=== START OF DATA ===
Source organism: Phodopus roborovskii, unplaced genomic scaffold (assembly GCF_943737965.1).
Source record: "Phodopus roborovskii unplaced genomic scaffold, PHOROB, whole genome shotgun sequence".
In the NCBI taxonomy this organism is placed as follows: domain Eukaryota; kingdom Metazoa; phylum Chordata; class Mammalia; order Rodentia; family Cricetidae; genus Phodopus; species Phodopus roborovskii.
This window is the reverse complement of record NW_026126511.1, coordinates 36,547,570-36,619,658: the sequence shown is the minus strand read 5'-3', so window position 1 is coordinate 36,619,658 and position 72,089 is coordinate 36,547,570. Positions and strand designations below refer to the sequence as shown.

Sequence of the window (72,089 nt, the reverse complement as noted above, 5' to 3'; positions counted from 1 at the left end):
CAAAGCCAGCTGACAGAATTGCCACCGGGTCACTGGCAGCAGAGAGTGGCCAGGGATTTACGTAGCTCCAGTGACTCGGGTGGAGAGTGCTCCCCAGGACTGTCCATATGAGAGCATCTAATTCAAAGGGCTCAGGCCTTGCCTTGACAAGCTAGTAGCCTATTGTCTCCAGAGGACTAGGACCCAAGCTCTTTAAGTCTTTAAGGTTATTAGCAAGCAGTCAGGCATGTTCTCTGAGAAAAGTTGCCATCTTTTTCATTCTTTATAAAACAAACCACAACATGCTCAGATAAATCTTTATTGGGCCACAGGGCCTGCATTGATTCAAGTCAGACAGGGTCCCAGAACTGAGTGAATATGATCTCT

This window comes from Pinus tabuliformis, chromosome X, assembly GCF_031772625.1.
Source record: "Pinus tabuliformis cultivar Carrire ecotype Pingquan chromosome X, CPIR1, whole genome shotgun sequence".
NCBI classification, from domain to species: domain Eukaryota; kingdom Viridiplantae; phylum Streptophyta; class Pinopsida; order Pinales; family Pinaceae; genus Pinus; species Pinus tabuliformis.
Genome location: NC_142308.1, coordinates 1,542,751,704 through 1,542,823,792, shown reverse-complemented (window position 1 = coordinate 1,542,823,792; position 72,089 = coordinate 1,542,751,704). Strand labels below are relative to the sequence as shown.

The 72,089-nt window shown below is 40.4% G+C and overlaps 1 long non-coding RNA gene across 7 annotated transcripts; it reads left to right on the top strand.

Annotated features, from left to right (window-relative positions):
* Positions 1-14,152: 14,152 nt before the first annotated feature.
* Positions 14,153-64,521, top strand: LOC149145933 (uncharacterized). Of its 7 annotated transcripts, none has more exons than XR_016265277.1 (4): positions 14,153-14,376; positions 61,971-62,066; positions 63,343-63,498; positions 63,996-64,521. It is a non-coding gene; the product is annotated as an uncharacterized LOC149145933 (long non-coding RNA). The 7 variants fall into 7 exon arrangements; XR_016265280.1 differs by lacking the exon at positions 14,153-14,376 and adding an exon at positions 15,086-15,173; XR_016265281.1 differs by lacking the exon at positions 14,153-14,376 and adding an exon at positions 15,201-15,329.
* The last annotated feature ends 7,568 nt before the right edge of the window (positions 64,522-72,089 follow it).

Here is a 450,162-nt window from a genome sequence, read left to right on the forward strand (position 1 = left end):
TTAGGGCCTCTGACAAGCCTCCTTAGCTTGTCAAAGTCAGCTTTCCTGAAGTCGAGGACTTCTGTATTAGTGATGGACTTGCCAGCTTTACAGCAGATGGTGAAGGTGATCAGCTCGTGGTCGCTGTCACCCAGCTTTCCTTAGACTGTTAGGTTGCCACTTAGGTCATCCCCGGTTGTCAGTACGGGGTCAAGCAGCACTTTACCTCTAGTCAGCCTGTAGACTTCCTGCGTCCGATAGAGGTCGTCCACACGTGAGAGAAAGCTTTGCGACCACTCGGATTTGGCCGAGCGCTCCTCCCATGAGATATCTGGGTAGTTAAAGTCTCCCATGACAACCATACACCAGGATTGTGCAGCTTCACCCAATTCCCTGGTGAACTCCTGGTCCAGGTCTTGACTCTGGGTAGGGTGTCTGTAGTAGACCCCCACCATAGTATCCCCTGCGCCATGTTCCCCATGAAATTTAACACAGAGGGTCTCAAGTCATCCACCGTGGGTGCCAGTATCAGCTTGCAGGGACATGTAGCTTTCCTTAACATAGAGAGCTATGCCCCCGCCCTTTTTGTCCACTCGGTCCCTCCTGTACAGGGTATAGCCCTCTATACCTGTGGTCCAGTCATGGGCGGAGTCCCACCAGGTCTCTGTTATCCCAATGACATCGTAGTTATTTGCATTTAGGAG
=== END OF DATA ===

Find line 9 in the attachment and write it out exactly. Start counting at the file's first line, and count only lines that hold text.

NCBI classification, from domain to species: domain Eukaryota; kingdom Viridiplantae; phylum Streptophyta; class Pinopsida; order Pinales; family Pinaceae; genus Pinus; species Pinus tabuliformis.